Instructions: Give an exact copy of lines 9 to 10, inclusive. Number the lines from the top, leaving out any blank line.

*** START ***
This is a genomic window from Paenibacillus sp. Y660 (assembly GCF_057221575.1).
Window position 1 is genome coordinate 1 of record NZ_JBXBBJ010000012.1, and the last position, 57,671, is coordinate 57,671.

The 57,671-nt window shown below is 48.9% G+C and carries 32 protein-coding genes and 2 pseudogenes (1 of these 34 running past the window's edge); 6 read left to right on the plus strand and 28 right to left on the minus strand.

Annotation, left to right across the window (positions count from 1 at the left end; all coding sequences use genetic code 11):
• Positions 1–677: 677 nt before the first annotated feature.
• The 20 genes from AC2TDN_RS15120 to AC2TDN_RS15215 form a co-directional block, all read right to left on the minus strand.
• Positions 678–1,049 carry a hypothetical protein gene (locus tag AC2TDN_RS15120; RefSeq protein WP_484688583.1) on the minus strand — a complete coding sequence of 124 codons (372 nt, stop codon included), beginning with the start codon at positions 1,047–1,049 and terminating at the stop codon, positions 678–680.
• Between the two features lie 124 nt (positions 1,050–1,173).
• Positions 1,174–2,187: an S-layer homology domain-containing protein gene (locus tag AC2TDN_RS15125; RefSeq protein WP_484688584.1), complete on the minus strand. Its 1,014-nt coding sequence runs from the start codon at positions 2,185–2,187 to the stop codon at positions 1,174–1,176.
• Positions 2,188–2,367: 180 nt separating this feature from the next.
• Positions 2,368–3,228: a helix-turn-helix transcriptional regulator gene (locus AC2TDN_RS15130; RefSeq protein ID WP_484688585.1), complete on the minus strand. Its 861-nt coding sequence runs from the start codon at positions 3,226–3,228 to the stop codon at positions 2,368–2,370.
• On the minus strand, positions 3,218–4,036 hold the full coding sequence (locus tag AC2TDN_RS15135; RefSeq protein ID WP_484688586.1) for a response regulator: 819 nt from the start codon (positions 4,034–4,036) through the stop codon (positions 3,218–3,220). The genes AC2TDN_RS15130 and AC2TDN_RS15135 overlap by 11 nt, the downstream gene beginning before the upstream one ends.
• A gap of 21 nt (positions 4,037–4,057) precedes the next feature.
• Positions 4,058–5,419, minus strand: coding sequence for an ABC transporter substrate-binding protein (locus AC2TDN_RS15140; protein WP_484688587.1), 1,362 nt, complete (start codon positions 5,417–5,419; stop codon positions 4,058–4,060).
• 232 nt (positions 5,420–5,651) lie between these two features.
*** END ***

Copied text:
• Positions 1,174–2,187: an S-layer homology domain-containing protein gene (locus tag AC2TDN_RS15125; RefSeq protein WP_484688584.1), complete on the minus strand. Its 1,014-nt coding sequence runs from the start codon at positions 2,185–2,187 to the stop codon at positions 1,174–1,176.
• Positions 2,188–2,367: 180 nt separating this feature from the next.